is no secret. Just for the record, Shane Watson as well as the present
CEO, Sean Morris come from Hampshire, and 5 out of 6 foreign players are
from Australia and New Zealand.

 

What is not so well known
is that once he took the field, his focus on cricket could not be
disturbed even if there was an earthquake of magnitude 10 turning things
topsy turvy around him. An RR insider gave me enough insights into his
mental make-up and style. Warne, he said, was quite incredible. He would
often be sitting in the bar till the wee hours of the morning, but
nobody ever beat him to the Team bus for the morning practice session,
even if the bus was scheduled to leave at 8. Much as this insider tried,
reaching the bus even 15 to 20 minutes early, Warnie would always be
there in the first seat, wearing coloured glasses to hide his bleary
eyes, but nobody could make out any loss of intensity during the
work-outs. His love for punctuality could go to an extreme sometimes.
There is this instance of Warnie throwing Darren Berry and Jeremy Snape
out of the dug-out because they started a pre-match warm up session 2
minutes too early!

The moment he would get on to the
field, he would be transformed. However, his captaincy of Rajasthan
Royals in its first year was heavily supported by some players in great
form, notably Graeme Smith, Sohail Tanwir and Shane Watson and rookies
like Munaf, Yusuf, and Asnodkar. Fresh from International cricket, he
was personally in great bowling form. It was not very difficult for an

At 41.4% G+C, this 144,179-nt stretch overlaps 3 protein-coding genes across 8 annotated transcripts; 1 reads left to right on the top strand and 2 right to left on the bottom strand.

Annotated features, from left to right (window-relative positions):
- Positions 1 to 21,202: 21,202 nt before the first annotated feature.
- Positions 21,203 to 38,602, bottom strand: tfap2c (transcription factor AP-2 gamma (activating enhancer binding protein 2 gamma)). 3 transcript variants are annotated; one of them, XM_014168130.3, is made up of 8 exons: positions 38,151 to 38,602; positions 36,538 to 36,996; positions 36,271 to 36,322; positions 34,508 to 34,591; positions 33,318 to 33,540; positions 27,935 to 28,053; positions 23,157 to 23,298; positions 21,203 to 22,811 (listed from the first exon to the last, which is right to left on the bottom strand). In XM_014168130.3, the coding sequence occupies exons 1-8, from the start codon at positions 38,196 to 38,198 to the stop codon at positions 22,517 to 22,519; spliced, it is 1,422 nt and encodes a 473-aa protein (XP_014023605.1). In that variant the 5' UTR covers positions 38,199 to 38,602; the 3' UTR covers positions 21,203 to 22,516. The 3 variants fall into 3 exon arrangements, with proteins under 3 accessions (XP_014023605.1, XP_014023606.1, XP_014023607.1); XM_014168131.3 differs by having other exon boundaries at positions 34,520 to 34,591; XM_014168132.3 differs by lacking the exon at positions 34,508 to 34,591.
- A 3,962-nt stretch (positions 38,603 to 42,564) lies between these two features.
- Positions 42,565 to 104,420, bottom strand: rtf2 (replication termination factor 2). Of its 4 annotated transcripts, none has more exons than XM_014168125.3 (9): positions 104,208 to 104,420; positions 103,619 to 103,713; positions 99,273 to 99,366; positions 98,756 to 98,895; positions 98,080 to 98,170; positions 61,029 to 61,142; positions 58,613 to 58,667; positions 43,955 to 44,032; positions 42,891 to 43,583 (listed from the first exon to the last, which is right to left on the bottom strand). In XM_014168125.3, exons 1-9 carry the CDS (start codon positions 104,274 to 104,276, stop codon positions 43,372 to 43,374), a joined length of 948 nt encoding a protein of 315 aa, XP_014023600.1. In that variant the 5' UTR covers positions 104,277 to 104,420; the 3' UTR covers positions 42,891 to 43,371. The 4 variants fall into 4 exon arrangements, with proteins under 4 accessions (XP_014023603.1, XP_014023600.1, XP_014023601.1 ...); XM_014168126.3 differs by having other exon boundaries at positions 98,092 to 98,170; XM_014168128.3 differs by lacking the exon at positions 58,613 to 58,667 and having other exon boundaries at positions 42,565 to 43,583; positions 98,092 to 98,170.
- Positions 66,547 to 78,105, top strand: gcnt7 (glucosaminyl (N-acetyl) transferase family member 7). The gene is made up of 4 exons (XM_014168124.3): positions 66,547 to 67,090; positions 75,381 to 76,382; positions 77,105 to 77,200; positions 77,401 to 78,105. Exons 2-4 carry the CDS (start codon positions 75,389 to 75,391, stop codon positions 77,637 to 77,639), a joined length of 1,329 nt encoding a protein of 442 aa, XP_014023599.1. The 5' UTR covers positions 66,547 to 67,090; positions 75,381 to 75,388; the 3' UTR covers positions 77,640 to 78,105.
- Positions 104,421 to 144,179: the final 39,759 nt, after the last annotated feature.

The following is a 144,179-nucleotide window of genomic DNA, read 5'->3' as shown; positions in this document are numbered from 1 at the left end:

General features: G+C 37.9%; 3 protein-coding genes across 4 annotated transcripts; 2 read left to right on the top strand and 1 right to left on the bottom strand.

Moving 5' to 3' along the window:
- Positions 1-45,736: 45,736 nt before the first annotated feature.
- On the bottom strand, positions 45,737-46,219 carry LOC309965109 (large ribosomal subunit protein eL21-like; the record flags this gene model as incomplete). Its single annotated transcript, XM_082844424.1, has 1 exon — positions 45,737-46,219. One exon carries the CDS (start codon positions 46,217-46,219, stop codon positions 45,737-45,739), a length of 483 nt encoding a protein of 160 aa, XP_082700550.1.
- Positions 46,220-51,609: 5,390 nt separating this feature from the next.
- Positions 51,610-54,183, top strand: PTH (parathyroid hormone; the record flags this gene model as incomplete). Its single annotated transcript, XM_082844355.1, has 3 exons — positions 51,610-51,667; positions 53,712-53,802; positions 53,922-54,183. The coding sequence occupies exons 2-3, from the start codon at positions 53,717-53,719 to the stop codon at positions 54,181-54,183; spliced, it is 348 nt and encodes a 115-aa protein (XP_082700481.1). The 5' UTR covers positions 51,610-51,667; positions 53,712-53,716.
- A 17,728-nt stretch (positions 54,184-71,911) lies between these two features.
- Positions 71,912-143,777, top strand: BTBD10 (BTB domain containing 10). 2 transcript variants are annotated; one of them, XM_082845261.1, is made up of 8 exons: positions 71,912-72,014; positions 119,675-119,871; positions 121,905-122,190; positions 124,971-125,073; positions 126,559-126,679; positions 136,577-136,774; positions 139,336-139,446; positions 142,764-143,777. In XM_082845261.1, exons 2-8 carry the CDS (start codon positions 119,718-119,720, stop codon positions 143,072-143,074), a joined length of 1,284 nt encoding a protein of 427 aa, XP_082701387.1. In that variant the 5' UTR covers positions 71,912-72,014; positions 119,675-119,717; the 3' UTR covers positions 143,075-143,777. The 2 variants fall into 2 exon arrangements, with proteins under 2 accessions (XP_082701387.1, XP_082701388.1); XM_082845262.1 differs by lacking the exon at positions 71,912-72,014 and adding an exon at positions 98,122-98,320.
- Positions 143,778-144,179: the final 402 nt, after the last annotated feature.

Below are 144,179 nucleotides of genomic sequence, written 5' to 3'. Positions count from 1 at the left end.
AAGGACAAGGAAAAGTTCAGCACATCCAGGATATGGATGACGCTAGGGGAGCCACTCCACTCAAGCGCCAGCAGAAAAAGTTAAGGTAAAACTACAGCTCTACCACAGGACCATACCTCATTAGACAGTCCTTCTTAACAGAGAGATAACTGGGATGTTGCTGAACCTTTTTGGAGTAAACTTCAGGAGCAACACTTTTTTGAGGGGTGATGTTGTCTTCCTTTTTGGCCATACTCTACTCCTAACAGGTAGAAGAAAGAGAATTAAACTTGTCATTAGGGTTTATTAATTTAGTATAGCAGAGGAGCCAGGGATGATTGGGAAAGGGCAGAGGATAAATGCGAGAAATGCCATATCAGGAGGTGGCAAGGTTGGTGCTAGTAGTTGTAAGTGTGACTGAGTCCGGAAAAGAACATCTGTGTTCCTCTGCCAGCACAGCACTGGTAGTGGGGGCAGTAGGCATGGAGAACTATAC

inspirational leader like him to weave a few youngsters around the core
and get them to perform. A superb reader of the match situation, he
could read the game well in advance and react to it. He had the capacity
to change the game then and would take it upon himself to do it many a
time. In IPL-IV, the derring-do was missing. In Indore, where RR lost
the game when Kochi chased down 98 runs in 7.2 overs, he didn’t even
bother to bowl!

 

With his strong likes and dislikes, he
would pamper a few players and just ignore many others who did not meet
up to his fluctuating standards of skills. To his credit, however, if he
thought he had spotted something in a player, he would support him and
give him so much space as to almost take the fear factor out of the
youngster’s mental make up. The results could be mixed, though. His
handling of Yusuf Pathan during IPL-1 was inspirational. Yusuf was
totally out of sorts but Warnie told him, through interpreters, to
believe in himself. He told Yusuf that he did not mind if Yusuf got out
for zero in every match he played as long as he played his natural game
and did not bother about the reputation of the bowler.

 

The
flip side of this attitude was that it made Warne think that the talent
he could spot, nobody else could. This would lead to sidelining of many
a known performer and exaggerated faith in players of mediocre ability.
Though he got away with it in the first edition due to his personal
performance with bat and ball, and the fact that the team was winning,